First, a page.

A Metro East man said he was refused service from his bank because he's a legal medical marijuana user.
Darren Steven Miller was one of the first patients in the Metro East to obtain a card allowing him to legally buy medical marijuana under the state's program. He has stage three Multiple Sclerosis (MS) and terminal lung cancer.
“I’m a legal patient of Illinois and have my right from my doctors and what I’ve been through to get access to this legal medicine,” Miller said.
However, on Monday, he said he was stopped by the manager at the Bank of Edwardsville in Granite City.
“When I walked in the bank, he pulled me aside and said because of my cannabis use that I could not have a signature card with their bank,” Miller said.
Right now there are about 12,000 people just like Miller who have state approval to buy medical marijuana at one of the 46 dispensaries around the state of Illinois.
“Are they going to check every other person at the bank to see if they’re a legal cannabis patient and stop doing business with them also?” Miller questioned.
A spokesperson for the bank issued a statement saying the problem was that Miller listed his occupation as a marijuana activist.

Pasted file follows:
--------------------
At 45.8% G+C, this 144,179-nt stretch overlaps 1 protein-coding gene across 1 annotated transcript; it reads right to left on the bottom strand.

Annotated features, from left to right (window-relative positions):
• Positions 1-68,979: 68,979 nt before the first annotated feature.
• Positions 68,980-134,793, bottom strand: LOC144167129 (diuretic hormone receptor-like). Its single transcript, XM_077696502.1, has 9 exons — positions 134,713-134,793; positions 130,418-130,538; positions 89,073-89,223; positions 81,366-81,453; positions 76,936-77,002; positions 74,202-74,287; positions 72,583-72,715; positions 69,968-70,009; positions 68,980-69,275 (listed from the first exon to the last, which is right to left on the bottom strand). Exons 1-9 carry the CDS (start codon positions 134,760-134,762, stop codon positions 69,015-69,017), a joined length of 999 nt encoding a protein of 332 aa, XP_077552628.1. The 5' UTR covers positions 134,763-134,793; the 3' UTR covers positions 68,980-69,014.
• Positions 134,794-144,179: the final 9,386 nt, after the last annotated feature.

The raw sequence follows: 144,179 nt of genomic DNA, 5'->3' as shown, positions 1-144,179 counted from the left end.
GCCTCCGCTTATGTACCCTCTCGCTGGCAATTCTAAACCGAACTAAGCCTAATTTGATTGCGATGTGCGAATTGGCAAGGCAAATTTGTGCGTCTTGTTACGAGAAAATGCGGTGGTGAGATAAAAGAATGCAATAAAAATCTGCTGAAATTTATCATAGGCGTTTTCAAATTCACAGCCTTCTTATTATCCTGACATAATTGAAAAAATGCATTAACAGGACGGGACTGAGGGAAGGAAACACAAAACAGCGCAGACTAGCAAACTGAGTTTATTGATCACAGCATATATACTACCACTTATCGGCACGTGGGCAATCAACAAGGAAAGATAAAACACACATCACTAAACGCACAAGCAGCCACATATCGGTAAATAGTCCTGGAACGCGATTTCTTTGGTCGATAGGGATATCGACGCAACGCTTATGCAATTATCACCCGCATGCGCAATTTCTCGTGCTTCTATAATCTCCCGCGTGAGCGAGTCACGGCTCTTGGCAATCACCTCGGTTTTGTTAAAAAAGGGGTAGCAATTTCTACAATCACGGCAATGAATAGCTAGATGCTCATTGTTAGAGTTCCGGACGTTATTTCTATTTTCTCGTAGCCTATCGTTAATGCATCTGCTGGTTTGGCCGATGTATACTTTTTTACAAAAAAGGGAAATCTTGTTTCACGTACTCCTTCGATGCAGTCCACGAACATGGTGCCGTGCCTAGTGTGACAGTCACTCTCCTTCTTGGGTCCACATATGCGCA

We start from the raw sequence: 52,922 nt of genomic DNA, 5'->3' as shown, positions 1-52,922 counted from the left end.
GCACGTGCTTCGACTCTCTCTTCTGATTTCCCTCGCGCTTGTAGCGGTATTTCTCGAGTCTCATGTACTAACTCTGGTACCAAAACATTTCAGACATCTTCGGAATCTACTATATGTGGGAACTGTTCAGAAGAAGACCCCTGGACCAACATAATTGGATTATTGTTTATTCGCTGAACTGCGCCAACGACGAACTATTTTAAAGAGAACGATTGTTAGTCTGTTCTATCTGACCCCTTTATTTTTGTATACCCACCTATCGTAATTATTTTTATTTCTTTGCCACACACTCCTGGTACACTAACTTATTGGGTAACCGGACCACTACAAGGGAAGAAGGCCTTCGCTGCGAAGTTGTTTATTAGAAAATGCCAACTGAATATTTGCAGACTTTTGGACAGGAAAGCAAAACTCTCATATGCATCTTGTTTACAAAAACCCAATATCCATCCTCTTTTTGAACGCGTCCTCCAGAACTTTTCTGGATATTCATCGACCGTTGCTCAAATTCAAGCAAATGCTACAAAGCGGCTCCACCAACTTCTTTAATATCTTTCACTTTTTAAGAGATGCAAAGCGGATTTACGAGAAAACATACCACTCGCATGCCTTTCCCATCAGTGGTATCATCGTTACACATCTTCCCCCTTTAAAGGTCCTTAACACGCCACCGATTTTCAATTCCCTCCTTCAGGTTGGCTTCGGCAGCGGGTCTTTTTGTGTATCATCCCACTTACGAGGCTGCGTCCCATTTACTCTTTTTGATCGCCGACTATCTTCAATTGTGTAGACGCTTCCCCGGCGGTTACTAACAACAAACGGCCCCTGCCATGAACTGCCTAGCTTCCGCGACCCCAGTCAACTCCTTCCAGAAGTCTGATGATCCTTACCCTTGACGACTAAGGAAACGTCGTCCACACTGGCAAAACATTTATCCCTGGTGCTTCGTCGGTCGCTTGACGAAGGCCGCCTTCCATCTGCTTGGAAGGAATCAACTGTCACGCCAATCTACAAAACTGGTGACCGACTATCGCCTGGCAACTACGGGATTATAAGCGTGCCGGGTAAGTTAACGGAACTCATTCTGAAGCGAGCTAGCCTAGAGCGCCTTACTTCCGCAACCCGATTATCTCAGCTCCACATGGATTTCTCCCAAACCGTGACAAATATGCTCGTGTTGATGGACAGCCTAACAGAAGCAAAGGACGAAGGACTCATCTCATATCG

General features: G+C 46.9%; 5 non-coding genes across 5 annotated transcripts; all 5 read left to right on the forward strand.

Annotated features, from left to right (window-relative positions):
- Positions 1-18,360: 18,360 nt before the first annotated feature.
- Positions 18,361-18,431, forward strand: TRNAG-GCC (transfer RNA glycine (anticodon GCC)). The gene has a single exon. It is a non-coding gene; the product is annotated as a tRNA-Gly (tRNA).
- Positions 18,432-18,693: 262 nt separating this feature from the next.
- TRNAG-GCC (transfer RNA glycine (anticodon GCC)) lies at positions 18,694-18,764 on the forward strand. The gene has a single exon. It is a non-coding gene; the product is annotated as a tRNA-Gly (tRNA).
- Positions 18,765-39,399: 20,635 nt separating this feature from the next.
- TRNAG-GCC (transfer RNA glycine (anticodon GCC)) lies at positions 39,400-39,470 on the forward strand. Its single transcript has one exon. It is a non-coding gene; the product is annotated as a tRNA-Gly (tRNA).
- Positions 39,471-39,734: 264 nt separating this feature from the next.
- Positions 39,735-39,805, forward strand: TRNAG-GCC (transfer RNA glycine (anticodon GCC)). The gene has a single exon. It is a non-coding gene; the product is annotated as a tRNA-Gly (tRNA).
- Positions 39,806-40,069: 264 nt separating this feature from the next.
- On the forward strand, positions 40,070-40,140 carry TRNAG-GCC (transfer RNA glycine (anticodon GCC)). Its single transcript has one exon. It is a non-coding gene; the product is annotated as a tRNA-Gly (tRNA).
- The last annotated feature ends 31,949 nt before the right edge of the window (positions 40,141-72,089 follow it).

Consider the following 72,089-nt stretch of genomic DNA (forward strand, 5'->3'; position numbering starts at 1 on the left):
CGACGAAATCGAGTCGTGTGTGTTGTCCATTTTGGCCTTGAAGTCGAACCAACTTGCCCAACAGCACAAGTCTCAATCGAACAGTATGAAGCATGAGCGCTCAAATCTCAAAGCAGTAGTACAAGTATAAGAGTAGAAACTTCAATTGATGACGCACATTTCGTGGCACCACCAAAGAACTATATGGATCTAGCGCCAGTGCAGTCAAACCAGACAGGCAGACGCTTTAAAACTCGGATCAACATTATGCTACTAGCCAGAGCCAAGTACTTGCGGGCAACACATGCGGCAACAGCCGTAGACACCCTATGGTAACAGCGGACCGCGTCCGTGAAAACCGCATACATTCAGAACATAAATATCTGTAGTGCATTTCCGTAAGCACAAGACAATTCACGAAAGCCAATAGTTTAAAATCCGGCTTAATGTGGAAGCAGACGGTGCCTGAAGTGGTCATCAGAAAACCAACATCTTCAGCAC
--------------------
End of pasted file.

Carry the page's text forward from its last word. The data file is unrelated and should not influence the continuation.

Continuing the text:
The bank passed a resolution in 2015 saying that as a, “federally-regulated institution, and because of the disconnect between federal and state law and regulatory requirements, the bank will not engage in banking relationships with the medical marijuana industry at this time," said Bill Yarbrough, the bank's spokesperson.
However, Miller doesn’t work in the marijuana industry. The checking account was for his role as a treasurer at the Masonic Lodge in Granite City.
“This is between me and my doctor, not between me and my bank,” Miller said.
The bank refused to clarify why this resolution would apply to a bank account for a 501(c)(3) that has nothing to do with funds from the marijuana industry.
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